On the Bright Side, a column I write for the newsletter at work
….by Jason D. Goodnight
Have you ever been around someone who was a constant complainer? I’m not talking about you; of course, we are all joyous and perfect ’round here. Truth is, being dissatisfied and complaining can be a contagious and depressing state of being; one which none of us are exempt from. It’s easy for us to see someone do something less that perfectly and immediately point out their mistake. There are some complaining types that love finding faults in situations and in people. It’s become comfortable to them. Everyone around them is sub-par and lesser than. They never have enough, they aren’t happy with themselves, nor are they are happy with their position in life. And it’s always someone else’s fault.
It may shock you, but I have been “that guy”. In fact, I am tempted to be “that guy” most days of the week. I often see all the chores around the house that my wife neglected to do and get agitated with her. Some mornings I clean for an hour or so using my frustration as my motivation. Then when I finally interact with her I act passive aggressive and self righteous. Somehow my hour long cleaning rigor exempts me from recognizing my failures.
In reality we have enough, we have safe places to live where our lives are not in imminent danger, warm beds to sleep in, food to eat, clean water to drink, and people around us who care about us. We do not have valid reasons to complain, much less to be complainers. Compared to many across the world, we’re wealthy. And yet many of us are unhappy. We Americans go to third world countries and see people in other cultures full of joy and happiness with little to no possessions and we feel sorry for them. We equate money and possessions with success and happiness.
When I’m in my funk with my wife about the chores the one thing that dissolves the frustration in me is that I look around at the mess that I made and the chores that I had neglected. I recognize where I failed, and I begin to let my wife off of the hook. I remind myself that the real reason I’m upset has less to do with my wife and most to do with the dissatisfaction with myself. My complaints are mostly related to my internal perceptions and not what’s happened outside of myself.
Owning up to our own hang ups can be hard. Many people live completely oblivious to way that they are sabotaging their own lives. That’s why seeing and owning up to our failures and our bad perspectives can be such a huge accomplishment and can lead to great growth, achievement, and satisfaction.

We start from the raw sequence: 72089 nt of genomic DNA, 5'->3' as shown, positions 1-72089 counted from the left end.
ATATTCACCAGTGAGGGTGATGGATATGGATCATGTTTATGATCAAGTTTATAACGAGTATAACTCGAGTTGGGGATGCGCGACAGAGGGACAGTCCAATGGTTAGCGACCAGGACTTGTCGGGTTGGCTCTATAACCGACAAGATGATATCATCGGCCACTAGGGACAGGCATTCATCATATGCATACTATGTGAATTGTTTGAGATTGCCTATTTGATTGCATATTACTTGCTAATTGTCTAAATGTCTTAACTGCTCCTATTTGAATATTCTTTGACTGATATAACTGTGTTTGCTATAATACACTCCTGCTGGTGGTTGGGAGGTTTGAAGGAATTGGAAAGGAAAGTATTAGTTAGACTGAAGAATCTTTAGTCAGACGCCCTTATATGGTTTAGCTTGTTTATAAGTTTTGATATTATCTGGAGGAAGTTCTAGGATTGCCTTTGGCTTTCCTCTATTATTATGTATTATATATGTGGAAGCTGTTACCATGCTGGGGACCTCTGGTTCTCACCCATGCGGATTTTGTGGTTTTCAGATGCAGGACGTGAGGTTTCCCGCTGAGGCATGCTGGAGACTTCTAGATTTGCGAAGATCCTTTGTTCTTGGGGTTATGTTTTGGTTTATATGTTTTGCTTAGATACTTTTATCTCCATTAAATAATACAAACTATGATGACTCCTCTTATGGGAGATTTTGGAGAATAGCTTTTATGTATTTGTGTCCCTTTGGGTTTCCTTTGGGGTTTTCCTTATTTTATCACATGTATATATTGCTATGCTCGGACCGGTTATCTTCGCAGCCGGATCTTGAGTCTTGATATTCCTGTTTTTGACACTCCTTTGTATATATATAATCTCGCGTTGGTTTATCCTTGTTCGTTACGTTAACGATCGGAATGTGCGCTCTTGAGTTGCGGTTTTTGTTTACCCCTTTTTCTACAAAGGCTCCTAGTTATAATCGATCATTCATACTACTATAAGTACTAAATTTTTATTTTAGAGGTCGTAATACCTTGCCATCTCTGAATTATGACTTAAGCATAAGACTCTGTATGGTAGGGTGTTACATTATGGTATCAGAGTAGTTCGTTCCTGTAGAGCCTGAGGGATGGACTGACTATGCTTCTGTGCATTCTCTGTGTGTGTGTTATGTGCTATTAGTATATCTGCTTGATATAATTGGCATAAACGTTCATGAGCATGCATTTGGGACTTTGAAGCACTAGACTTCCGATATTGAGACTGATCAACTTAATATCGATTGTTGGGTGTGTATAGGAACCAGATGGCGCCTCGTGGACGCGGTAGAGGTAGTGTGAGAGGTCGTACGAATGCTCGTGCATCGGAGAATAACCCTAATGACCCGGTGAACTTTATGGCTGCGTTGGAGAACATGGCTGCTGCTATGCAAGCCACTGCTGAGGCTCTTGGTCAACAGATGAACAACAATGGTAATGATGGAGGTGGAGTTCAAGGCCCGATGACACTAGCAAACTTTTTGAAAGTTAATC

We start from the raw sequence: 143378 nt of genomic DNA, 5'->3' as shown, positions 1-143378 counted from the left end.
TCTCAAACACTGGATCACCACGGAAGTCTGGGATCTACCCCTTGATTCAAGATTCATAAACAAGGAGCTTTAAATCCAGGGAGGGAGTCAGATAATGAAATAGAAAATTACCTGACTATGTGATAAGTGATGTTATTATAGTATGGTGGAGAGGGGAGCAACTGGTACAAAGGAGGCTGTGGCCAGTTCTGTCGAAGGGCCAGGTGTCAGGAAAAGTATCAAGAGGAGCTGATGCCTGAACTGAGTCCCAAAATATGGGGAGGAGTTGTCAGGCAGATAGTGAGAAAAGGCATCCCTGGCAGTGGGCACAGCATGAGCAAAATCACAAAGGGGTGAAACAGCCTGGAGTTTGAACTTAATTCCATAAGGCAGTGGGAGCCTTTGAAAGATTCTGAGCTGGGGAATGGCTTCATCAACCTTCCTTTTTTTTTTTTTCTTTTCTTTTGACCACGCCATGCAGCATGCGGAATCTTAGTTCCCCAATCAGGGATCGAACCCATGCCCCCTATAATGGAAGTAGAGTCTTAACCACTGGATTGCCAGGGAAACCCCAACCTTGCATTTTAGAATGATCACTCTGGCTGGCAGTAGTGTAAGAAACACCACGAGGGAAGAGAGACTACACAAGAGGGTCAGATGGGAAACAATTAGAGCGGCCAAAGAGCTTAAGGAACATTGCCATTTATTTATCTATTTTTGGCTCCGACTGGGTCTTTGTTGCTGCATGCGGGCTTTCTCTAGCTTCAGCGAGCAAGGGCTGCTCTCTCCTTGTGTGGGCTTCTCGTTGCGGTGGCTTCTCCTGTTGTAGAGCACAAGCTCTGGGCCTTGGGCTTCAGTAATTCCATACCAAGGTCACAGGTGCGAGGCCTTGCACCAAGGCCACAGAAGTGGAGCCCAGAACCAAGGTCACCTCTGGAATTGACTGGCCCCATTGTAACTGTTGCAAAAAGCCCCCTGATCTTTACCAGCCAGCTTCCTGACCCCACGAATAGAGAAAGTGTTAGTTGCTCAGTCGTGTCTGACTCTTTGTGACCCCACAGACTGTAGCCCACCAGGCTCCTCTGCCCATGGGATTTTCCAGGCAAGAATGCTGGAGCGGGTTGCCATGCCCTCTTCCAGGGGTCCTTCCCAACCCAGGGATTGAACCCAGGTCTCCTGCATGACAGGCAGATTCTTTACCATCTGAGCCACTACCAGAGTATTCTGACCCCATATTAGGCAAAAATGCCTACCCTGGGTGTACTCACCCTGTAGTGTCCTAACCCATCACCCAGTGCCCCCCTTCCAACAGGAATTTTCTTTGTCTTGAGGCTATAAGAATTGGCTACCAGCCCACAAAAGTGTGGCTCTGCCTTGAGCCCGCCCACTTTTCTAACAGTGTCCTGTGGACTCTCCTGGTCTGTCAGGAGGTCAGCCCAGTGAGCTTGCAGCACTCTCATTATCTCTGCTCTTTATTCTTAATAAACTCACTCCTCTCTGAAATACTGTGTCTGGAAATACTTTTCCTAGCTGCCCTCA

In the children’s story of King Midas, the king’s love for gold and self accomplishment blinded him to what was really valuable, allowing him to be dissatisfied with what he had. Eventually his desire ruined everything that he loved, by turning it all to gold. After being blinded by his love for gold he wished that everything he touched was gold. He tried to eat and before he had a chance to chew food turned to gold, he kissed his daughter and she turned to gold. Then King Midas realized he had misperceived what was truly valuable to him. And thanks to the timely arrival of a Fairy all that was turned to gold was restored back to its original form, along with a rediscovered right perspective.
Although we may have to use our imaginations a little, I think we all can relate to King Midas. I think we’re in some ways blinded by our situations and we may be missing what’s really valuable in our lives. Maybe it’s not what we have or don’t have that satisfies us? Maybe possessions and satisfaction are completely unrelated? And maybe now we can recognize that what we’ve been pursuing and spending our time thinking about can never and will never satisfy us? Johnny Cash sang these lyrics, “The wealthiest person is a pauper at times compared to the man with a satisfied mind.” At the end of Johnny Cash’s career he recorded multiple songs that alluded to the dissatisfaction he received from his experiences of fame and wealth. It seems sad to me that it took him so long to wake up and make this realization.
What will it take for us to wake up from our complaints and from our passionate pursuit of misguided goals? For Midas it was realizing what was of real value to him; his family and the simple pleasures of life. That is what satisfied him. Although it may seem elusive to try and grasp a hold of our own wholeness and satisfaction, when we own up to our internal failures and make the proper adjustments we can live satisfied lives and hang up all our complaining. Chances are what we we’re going to need to satisfy us is right in front of us. We’ve simply been too distracted to see it.